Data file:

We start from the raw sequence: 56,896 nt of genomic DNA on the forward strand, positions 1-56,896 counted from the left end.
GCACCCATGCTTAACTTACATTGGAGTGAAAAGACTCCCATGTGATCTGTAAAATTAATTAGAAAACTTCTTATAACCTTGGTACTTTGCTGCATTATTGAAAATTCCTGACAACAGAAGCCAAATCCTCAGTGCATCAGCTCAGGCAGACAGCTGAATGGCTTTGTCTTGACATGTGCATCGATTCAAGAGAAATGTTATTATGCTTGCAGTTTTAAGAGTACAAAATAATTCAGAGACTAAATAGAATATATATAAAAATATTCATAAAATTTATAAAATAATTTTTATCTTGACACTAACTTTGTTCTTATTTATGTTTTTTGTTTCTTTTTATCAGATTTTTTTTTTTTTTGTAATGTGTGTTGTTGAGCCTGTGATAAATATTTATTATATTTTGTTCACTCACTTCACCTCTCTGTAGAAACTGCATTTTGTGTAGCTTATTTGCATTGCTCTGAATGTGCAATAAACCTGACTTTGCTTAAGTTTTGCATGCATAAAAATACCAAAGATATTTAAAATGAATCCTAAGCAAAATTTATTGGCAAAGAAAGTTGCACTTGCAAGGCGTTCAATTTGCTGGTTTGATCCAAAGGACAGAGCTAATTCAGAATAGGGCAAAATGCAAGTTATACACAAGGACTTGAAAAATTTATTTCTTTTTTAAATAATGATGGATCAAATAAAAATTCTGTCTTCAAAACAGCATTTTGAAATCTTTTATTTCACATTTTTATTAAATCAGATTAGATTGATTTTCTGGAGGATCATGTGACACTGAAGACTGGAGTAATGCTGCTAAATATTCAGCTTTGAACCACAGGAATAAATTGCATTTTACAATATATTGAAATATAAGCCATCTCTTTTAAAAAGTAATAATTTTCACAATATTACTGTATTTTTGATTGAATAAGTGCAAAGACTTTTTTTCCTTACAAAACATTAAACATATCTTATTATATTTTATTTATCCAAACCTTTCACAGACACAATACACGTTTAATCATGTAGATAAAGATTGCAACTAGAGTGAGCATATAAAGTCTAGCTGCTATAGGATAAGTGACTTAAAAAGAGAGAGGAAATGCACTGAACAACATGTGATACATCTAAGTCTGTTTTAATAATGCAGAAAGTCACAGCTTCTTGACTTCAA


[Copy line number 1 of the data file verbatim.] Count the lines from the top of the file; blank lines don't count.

We start from the raw sequence: 56,896 nt of genomic DNA on the forward strand, positions 1-56,896 counted from the left end.